In my previous blog posts, you can read all about the essence of agile service management. Let’s now look specifically at the most important process of a supporting department. How do you make your incident management process more agile?
Remove all steps with no customer value
Are you thinking of making your incident process more agile? Your first step is to take a critical look at the current process and evaluate each step by thinking: does this step add value for the customer?
To answer this question, you first need to know what your customer wants. Your customer probably wants a quick and good solution. Every step in your incident management process needs to contribute to how quickly an incident is processed. Or to offering your customer a better solution. Is there a step that doesn’t contribute to your goal? See if you can remove it.
You can compare it to the lean approach. Here, you eliminate everything wasteful from your process. The difference is, with lean your goal is to make the process more efficient, and with agile you want to add as much value as possible for the customer.
Follow these best practices to make the most of ITIL incident management
A traditional incident management process
Let’s have a look at a regular incident management process. You’ll know this diagram, or a version of it:
A customer logs an incident. A service desk employee adds information such as classification and scheduling to this incident. Then, he or she checks to see if he or she can process the incident. If the answer is yes, he or she processes it. If the answer is no, the incident is forwarded to a specialist. The specialist makes the same assessment. When the incident is solved, it is returned to the service desk. There, the incident is closed and the customer is informed.
Looks quite straightforward, right? Well, it can be even easier.
Why does your service desk need to process every incident?
In many organizations the service desk closes each incident, even if the back office solved the problem. The back-office specialist describes what he’s done, the service desk translates his technical story to something understandable, closes the incident and informs the customer. Why? Because people assume that technical specialists aren’t strong communicators and they can’t describe their solution in a customer-friendly way.
This bothers me. If a technical person can’t describe his solution, how does the service desk know what he did? A service desk employee needs to go through all the information to piece together an understandable explanation. A waste of time, in my opinion.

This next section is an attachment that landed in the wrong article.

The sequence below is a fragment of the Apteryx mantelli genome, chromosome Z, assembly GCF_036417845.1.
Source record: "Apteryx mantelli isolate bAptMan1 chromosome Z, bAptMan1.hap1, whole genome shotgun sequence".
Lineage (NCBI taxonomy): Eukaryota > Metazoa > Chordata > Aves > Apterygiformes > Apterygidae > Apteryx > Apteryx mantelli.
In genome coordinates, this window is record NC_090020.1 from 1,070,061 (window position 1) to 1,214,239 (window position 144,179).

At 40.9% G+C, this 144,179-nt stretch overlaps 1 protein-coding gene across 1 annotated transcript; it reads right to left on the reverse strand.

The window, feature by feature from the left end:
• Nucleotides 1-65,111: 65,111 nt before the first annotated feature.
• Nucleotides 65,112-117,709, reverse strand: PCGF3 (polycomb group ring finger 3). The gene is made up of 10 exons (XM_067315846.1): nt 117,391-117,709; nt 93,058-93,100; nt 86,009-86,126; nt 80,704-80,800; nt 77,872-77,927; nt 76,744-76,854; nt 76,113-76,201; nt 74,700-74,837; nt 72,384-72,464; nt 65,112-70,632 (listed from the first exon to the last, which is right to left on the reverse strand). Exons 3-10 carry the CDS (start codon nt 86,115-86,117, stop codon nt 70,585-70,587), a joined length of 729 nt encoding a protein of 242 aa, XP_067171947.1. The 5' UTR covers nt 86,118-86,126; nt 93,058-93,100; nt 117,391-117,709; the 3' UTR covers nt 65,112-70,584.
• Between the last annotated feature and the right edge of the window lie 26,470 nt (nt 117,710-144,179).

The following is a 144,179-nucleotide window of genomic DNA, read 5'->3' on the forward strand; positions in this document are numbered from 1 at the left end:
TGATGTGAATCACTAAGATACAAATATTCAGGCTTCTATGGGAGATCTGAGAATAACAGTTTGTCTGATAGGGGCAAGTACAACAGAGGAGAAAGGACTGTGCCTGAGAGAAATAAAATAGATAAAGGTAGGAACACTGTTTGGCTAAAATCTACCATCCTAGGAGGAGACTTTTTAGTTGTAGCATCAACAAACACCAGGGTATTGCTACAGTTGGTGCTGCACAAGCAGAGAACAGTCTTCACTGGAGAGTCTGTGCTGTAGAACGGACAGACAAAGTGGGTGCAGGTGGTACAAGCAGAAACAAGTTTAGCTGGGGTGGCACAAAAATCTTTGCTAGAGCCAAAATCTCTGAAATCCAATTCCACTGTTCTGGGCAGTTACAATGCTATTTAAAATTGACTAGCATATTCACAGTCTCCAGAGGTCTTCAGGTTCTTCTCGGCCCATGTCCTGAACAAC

Why shouldn’t the back office be able to write understandable solutions for their customers? I understand that it might be difficult for some, but it’s easy to learn. Have a training session and coach each other. It’s a lot more efficient if the back office can describe and close their own incidents, as opposed to having the service desk figure out what to write to the customer. Plus, the incident needs less forwarding, which makes for a shorter duration.
Swarming is a collaboration-based approach to solving incidents
Does your service desk really need to fill out all fields?
For each incoming incident, you need to fill out a lot of data. But is this really necessary? You only need to know a few things to process an incident. The caller, the question and a deadline for the incident. The rest of the data is only used for reports.
Go through all filled-out data with the service desk and management to determine if you really need it for reports:
Are there reports for this data?
I’ve visited dozens of organizations where the service desk filled out all kinds of fields, but they never end up in a report. How does this happen? During the implementation, some people might have thought: ‘Let’s fill out these fields, then we can report on them later’. However, the reports were never made.
What happens with the reports?
Imagine that there are reports on all the data you filled out, and that these reports are read. Then the question arises: do we actually do something with this data? Does management make improvements based on these reports? Do these improvements help contribute to your overall goal: find a suitable solution for your customer as fast as possible? If so, are these improvements important enough to fill out all this data for each incident?
Don’t get me wrong. I’m not saying reports are useless. On the contrary, reports can give valuable information about your service management process. But you need to stay critical. Is some data not relevant? Don’t fill out the fields, or have them filled automatically. This saves the service desk a lot of registration time.
Can I make my incident management process even more agile?
There are of course more ways to make the process more agile. Do you know how? Or are you experimenting with your own service department? Let me know in the comments. I am curious to hear your ideas.
And check out our e-book on Agile Service Management.
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